The one question every municipality should ask itself before adopting an ordinance

There are many considerations when developing and adopting a new ordinance, but perhaps the most important of all is determining whether the municipality has the will to enforce the new zoning regulations.

For many Michigan municipalities, adopting a new ordinance or amending an existing ordinance can be a daunting task. Not only must they make sure that they are in compliance with the Michigan Zoning Enabling Act and other related laws, they must also develop legal language that achieves desired results while avoiding any unintended consequences. This process can often be a long, time-consuming and costly one, as municipalities may need to hire a planner or attorney to develop and review the proposed language. Additionally, enacting a new ordinance can sometimes lead to significant public input and debate during its development process, as proposed new ordinances often arise to address serious current issues in the municipality. 

Even when not facing a current zoning “crisis”, the development of a new ordinance should be a deliberate, thought-out process that identifies community need, reviews both regulatory and non-regulatory options, gathers community feedback, reviews sample language, develops a draft document and identifies enforcement issues. This process is one most municipalities across Michigan are familiar with and regularly follow when adopting or amending an ordinance. However, there is a critical question many municipalities fail to ask themselves, and perhaps it is the most important question of all.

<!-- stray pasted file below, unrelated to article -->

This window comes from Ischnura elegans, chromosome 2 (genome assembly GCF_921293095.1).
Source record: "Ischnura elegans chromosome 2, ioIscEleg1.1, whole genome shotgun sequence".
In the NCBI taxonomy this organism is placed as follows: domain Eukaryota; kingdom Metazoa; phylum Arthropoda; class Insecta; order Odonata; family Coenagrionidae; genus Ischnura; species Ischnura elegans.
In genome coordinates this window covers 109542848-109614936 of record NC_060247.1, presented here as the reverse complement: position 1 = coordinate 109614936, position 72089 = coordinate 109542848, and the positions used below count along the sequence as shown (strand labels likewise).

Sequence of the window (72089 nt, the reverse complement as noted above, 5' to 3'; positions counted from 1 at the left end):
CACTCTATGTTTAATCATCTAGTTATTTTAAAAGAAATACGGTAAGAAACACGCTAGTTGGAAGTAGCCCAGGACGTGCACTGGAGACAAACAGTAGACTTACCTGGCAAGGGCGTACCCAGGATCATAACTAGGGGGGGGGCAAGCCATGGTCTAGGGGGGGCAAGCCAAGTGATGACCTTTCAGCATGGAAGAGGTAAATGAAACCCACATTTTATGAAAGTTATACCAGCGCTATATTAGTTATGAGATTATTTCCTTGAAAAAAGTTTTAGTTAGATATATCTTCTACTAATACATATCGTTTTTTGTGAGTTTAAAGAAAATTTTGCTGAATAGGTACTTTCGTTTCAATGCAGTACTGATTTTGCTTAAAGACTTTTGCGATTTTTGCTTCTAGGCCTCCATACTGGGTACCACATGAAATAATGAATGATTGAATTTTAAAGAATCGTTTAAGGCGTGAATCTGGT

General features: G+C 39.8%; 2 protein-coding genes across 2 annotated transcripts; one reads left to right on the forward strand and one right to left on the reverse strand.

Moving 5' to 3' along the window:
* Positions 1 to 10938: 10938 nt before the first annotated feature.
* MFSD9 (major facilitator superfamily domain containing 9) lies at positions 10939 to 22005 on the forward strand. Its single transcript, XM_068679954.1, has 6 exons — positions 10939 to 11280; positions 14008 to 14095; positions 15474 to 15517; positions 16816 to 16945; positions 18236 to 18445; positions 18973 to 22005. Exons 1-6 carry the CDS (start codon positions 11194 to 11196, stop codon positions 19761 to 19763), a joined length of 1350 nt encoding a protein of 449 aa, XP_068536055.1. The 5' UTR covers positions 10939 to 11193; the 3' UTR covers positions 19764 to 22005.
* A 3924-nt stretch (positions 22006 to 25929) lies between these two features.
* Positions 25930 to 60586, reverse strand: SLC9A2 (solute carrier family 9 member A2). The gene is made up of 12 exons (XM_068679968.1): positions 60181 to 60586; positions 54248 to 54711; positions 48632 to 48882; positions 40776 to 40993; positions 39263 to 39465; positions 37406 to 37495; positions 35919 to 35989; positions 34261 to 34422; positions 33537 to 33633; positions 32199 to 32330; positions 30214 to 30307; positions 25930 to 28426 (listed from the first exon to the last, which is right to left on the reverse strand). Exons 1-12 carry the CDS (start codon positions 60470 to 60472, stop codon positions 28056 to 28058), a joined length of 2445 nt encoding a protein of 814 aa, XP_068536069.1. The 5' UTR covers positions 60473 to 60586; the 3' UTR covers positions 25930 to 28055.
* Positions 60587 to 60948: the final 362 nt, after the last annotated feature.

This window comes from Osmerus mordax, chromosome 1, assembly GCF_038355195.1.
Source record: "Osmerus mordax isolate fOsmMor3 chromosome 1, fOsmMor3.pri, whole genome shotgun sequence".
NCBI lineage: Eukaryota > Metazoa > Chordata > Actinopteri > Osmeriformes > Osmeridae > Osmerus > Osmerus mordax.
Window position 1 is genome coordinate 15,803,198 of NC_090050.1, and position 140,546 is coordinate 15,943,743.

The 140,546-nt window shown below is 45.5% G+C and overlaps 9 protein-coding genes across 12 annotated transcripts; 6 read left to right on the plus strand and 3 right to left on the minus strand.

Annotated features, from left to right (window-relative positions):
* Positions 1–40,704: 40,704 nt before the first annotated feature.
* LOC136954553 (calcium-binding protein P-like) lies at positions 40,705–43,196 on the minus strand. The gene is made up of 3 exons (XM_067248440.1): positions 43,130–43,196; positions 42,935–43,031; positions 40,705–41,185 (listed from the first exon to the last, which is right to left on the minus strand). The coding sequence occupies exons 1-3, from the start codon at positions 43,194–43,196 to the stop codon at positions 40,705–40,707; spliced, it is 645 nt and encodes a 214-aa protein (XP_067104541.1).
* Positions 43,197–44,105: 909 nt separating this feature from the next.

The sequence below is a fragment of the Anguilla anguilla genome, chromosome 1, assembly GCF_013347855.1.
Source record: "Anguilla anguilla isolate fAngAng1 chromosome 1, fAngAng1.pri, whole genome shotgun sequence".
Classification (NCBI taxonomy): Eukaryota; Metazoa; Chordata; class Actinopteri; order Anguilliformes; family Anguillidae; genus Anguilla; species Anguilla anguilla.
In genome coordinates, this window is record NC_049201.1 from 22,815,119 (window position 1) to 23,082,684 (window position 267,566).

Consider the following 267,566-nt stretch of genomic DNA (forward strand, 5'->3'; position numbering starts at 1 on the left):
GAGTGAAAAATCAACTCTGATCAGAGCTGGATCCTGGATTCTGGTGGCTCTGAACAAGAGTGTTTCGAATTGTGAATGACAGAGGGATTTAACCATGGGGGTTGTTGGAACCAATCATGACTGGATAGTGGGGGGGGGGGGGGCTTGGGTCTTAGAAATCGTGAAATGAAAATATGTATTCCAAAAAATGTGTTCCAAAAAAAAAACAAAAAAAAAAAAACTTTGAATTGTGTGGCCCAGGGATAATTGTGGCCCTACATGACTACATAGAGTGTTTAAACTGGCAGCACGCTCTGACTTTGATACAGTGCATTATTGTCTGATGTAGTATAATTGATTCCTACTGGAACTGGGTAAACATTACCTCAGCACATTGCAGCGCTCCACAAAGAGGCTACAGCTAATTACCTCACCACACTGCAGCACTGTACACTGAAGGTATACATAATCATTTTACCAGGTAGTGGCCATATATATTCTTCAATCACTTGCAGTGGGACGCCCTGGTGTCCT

Do we have the will to enforce the ordinance we adopt?

A zoning ordinance is a law. It can be enforced and violators can be ticketed, fined, appear before the courts and, in extreme cases, end up in jail. However, a municipality has the responsibility and the duty to enforce its ordinances consistently and fairly. In not doing so, a municipality runs the risk of undermining the validity of their ordinance in court if they do not regularly enforce the ordinance or, worse yet, selectively enforce it. This issue can often be a particular problem in smaller, rural communities where everybody knows each other, and there appears to be a more relaxed approach to zoning enforcement.

A zoning administrator must conduct their duties according to the letter of the law. They must do what the zoning ordinance prescribes and do not have the latitude to deviate from the ordinance. The legislative body must support the zoning administrator in their consistent enforcement of the zoning ordinance. This support extends beyond initial enforcement by the zoning administrator to include financial and legal support if the township needs to go to court to enforce and defend its ordinance. If the municipality does not like some of the effects of a particular ordinance or is concerned about the costs of enforcing the ordinance, non-enforcement is not an option. The municipality should either review and amend the particular ordinance or remove it entirely. Prior to adopting new ordinance language, the municipality must have a serious discussion as to whether, once adopted, they have the will to fully support the consistent enforcement of the ordinance.

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